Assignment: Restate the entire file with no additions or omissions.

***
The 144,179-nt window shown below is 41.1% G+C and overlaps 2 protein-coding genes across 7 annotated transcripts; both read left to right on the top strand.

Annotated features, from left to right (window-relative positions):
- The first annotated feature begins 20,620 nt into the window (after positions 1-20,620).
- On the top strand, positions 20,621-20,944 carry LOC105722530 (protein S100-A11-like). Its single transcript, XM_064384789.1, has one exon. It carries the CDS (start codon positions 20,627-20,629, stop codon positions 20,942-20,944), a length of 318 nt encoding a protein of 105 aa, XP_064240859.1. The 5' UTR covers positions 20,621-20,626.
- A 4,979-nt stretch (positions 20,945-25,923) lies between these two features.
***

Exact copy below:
The 144,179-nt window shown below is 41.1% G+C and overlaps 2 protein-coding genes across 7 annotated transcripts; both read left to right on the top strand.

Annotated features, from left to right (window-relative positions):
- The first annotated feature begins 20,620 nt into the window (after positions 1-20,620).
- On the top strand, positions 20,621-20,944 carry LOC105722530 (protein S100-A11-like). Its single transcript, XM_064384789.1, has one exon. It carries the CDS (start codon positions 20,627-20,629, stop codon positions 20,942-20,944), a length of 318 nt encoding a protein of 105 aa, XP_064240859.1. The 5' UTR covers positions 20,621-20,626.
- A 4,979-nt stretch (positions 20,945-25,923) lies between these two features.